Blood slowly dripped from two linear slits on the left side of the man’s chest. He focused on the doctor with a wide eyed stare and spoke in an anxious whisper:
“Doc, don’t let me die… don’t let me die, doc.”
“We won’t let you die”.
The doctor looked up from the patient’s tattooed face to the stony-faced nurses and paramedics, then continued his assessment.
“Tell me what happened to you.”
“I fell on a knife.” he whispered.
The patient would say nothing more.
The doctor approached the paramedics as they collected their equipment and finished their notes. The taller, red-haired paramedic said:
“As we were driving away from the scene a woman chased after the ambulance waving a large kitchen knife. Just a hunch, but I suspect that she might have something to with this…”
More information came to light from the nurse-in-charge:
“This man isn’t allowed within 200m of the emergency department. He’s been here quite a few times before with a number of badly beaten women and has repeatedly threatened and intimidated the staff.”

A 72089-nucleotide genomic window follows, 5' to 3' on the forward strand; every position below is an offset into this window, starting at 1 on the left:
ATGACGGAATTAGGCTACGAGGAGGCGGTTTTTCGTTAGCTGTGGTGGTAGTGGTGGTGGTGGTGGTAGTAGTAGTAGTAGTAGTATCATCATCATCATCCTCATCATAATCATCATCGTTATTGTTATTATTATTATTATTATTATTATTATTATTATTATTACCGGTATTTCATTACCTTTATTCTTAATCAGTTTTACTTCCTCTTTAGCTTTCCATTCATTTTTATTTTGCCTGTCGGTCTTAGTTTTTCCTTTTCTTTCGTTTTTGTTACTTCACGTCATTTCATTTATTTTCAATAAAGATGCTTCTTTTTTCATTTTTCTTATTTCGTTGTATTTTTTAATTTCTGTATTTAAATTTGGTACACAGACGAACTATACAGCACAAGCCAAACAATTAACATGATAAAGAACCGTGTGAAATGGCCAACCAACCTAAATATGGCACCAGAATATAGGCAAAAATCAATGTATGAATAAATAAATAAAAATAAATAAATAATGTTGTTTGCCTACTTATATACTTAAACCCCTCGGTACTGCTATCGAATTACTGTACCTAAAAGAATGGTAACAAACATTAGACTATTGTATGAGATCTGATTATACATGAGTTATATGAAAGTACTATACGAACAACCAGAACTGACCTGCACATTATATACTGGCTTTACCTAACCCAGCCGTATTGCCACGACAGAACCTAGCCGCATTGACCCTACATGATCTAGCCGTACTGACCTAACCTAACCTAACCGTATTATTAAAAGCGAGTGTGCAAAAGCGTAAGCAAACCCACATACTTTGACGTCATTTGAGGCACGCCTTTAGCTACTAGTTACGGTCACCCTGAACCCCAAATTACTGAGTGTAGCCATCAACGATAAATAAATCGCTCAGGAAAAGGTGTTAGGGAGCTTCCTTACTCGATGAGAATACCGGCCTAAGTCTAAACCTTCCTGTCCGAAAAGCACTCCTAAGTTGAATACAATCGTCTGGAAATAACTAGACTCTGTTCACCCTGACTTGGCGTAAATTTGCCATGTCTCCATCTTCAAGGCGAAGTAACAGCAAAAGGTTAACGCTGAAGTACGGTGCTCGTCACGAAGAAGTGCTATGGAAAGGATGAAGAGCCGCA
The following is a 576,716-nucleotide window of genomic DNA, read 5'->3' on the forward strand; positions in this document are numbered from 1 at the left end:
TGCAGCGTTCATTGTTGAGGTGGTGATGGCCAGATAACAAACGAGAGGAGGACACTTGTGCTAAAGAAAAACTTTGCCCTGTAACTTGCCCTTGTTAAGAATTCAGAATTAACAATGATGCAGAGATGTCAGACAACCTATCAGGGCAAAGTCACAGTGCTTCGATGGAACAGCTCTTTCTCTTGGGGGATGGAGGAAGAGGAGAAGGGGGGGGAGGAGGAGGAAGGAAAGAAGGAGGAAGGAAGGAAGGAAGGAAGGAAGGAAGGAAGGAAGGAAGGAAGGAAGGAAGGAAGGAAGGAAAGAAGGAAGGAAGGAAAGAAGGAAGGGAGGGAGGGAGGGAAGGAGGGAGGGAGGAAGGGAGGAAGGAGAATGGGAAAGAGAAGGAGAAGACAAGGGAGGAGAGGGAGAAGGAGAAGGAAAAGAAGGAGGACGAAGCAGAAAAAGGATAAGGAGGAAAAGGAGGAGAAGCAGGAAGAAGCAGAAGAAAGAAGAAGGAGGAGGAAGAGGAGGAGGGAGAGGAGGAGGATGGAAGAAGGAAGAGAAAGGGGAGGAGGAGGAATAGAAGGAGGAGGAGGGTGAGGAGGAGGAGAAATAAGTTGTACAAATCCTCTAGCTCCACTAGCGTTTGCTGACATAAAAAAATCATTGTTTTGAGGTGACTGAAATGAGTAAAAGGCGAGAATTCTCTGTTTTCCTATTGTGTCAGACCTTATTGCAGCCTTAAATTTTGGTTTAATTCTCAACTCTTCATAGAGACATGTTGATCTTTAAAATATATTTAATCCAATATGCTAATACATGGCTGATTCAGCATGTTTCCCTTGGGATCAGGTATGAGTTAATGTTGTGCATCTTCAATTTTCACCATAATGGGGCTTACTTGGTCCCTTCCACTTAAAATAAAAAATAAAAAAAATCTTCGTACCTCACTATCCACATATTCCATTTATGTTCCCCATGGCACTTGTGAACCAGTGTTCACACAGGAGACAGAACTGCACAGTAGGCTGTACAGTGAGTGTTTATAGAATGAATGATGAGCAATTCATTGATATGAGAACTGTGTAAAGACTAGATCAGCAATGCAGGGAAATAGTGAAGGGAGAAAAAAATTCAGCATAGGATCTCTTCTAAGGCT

The patient didn’t look quite so menacing now – despite the crew cut, the gold teeth, the gang patch and leathers, the missing finger, the tattoos and the countless scars.
The police were standing outside as a nurse left the trauma room.
“Is he going to make it?”
“Looks like it.”
“That is a shame.”
The patient was plumbed with lines and remained stable, so he was taken for a CT scan. Apart from a small amount of blood and air around his left lung, his only serious injury was a difficult-to-spot knife wound to his diaphragm. The lower stab wound had missed his heart by less than a centimetre. He went to theatre to repair the diaphragmatic rupture and to look for other internal injuries. His recovery was uneventful, with the exception of the incident in the intensive care unit.
A woman, sunglasses partially concealing the bruise around her left eye, came to pay him a visit. Soon after she arrived, somehow, despite having been securely sutured in place, the patient’s chest drain mysteriously ‘fell’ out.